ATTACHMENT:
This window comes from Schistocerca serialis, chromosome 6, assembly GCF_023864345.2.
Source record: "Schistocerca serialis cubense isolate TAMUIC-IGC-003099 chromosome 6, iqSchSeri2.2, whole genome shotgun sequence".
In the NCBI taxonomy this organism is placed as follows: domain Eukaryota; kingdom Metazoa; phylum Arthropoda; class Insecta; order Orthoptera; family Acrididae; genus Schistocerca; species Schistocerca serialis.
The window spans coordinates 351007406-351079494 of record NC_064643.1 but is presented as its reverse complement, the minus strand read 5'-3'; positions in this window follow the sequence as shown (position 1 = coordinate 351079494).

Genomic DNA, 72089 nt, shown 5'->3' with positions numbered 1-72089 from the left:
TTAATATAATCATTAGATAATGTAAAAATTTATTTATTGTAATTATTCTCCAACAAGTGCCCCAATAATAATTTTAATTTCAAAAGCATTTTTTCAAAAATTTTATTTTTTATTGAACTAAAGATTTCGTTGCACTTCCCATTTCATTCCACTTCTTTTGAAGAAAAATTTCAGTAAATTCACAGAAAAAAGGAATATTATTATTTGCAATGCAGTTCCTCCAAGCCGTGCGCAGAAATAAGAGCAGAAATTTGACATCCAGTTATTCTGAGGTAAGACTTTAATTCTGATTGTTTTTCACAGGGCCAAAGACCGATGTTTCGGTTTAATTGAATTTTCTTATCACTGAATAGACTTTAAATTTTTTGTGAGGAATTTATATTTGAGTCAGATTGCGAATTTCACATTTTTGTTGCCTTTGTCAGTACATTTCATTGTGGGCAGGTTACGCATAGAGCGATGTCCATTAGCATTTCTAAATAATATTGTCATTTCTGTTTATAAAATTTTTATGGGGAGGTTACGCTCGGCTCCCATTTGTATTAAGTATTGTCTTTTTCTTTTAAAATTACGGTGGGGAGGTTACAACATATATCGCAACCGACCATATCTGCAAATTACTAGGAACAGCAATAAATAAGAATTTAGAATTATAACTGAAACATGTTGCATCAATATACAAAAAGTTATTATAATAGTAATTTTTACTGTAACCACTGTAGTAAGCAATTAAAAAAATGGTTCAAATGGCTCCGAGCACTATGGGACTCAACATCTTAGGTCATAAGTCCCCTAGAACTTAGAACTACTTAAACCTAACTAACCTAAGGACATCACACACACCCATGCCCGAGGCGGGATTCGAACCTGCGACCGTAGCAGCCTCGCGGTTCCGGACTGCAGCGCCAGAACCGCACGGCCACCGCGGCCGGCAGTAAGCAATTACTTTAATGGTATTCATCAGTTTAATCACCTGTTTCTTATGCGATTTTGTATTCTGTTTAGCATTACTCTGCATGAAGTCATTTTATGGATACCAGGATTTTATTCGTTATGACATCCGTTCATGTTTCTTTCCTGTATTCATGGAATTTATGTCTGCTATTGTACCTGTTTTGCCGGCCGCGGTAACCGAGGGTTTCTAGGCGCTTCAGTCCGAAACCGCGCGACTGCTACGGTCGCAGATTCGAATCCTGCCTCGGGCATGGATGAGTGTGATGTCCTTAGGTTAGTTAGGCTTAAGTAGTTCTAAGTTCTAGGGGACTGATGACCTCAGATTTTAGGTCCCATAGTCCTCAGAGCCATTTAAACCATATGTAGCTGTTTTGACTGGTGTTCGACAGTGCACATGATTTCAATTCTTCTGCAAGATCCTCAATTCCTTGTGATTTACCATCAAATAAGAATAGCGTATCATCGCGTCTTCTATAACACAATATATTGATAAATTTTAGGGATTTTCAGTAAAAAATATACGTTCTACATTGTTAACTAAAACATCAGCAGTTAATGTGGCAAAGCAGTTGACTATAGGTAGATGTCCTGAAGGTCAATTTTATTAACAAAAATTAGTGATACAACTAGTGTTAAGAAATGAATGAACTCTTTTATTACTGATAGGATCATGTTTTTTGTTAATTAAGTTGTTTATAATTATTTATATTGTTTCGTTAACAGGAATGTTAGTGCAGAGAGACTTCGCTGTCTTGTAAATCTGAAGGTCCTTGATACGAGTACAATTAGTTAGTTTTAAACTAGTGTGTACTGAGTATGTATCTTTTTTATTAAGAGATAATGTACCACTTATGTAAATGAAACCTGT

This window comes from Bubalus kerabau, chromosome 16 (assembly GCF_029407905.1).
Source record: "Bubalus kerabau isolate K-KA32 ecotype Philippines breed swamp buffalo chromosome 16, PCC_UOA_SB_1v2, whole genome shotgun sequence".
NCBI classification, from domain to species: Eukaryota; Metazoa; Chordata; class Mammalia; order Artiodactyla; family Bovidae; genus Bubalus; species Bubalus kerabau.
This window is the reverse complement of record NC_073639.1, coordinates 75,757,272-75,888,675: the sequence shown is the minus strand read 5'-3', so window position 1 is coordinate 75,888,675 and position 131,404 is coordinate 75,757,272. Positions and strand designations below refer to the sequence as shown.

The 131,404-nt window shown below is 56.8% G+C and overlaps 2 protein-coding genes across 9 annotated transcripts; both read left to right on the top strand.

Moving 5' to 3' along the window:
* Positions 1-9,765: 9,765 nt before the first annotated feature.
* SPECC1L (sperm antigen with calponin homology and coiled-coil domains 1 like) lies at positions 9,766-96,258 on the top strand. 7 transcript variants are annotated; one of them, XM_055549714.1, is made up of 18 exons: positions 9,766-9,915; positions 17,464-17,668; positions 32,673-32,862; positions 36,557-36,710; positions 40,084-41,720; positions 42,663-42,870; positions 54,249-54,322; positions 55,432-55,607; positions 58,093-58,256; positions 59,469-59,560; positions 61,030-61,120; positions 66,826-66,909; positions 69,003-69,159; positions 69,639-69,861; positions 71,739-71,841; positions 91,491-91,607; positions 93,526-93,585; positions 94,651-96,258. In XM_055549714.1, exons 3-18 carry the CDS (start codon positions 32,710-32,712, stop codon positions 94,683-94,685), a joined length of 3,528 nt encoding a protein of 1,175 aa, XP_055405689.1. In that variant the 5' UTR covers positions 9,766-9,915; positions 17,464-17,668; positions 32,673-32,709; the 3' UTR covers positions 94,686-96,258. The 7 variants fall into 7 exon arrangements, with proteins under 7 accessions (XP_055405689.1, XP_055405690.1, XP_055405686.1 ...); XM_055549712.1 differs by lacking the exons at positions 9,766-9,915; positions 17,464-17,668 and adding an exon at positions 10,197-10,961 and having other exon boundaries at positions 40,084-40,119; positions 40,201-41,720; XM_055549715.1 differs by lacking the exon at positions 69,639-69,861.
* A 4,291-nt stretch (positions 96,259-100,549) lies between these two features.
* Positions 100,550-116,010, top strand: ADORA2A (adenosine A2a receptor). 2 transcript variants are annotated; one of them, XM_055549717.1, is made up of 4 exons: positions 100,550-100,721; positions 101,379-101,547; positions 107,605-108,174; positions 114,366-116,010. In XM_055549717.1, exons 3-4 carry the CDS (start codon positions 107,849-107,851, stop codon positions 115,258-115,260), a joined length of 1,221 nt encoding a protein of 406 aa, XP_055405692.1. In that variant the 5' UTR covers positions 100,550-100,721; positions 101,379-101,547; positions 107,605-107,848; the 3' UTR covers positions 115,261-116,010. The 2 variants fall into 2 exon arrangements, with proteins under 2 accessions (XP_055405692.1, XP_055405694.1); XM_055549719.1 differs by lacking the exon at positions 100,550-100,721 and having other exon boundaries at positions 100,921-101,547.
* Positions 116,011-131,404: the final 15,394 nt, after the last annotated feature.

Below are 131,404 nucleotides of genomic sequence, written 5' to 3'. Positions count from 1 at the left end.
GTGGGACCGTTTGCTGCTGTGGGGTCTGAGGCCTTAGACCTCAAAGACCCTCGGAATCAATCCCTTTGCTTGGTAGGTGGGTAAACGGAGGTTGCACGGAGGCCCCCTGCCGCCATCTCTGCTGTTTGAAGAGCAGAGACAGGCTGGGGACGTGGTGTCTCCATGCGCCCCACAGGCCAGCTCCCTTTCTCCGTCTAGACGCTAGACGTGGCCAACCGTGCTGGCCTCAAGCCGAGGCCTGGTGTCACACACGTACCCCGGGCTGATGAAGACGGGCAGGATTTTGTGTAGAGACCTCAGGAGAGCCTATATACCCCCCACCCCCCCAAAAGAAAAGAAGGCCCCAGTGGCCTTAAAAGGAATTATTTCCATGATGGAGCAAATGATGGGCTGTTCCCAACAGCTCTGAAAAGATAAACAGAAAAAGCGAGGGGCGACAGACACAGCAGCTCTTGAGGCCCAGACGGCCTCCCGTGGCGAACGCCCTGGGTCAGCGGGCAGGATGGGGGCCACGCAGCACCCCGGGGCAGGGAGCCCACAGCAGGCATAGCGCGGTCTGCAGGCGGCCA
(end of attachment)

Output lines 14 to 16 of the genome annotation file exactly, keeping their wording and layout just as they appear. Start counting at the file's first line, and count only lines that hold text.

* SPECC1L (sperm antigen with calponin homology and coiled-coil domains 1 like) lies at positions 9,766-96,258 on the top strand. 7 transcript variants are annotated; one of them, XM_055549714.1, is made up of 18 exons: positions 9,766-9,915; positions 17,464-17,668; positions 32,673-32,862; positions 36,557-36,710; positions 40,084-41,720; positions 42,663-42,870; positions 54,249-54,322; positions 55,432-55,607; positions 58,093-58,256; positions 59,469-59,560; positions 61,030-61,120; positions 66,826-66,909; positions 69,003-69,159; positions 69,639-69,861; positions 71,739-71,841; positions 91,491-91,607; positions 93,526-93,585; positions 94,651-96,258. In XM_055549714.1, exons 3-18 carry the CDS (start codon positions 32,710-32,712, stop codon positions 94,683-94,685), a joined length of 3,528 nt encoding a protein of 1,175 aa, XP_055405689.1. In that variant the 5' UTR covers positions 9,766-9,915; positions 17,464-17,668; positions 32,673-32,709; the 3' UTR covers positions 94,686-96,258. The 7 variants fall into 7 exon arrangements, with proteins under 7 accessions (XP_055405689.1, XP_055405690.1, XP_055405686.1 ...); XM_055549712.1 differs by lacking the exons at positions 9,766-9,915; positions 17,464-17,668 and adding an exon at positions 10,197-10,961 and having other exon boundaries at positions 40,084-40,119; positions 40,201-41,720; XM_055549715.1 differs by lacking the exon at positions 69,639-69,861.
* A 4,291-nt stretch (positions 96,259-100,549) lies between these two features.
* Positions 100,550-116,010, top strand: ADORA2A (adenosine A2a receptor). 2 transcript variants are annotated; one of them, XM_055549717.1, is made up of 4 exons: positions 100,550-100,721; positions 101,379-101,547; positions 107,605-108,174; positions 114,366-116,010. In XM_055549717.1, exons 3-4 carry the CDS (start codon positions 107,849-107,851, stop codon positions 115,258-115,260), a joined length of 1,221 nt encoding a protein of 406 aa, XP_055405692.1. In that variant the 5' UTR covers positions 100,550-100,721; positions 101,379-101,547; positions 107,605-107,848; the 3' UTR covers positions 115,261-116,010. The 2 variants fall into 2 exon arrangements, with proteins under 2 accessions (XP_055405692.1, XP_055405694.1); XM_055549719.1 differs by lacking the exon at positions 100,550-100,721 and having other exon boundaries at positions 100,921-101,547.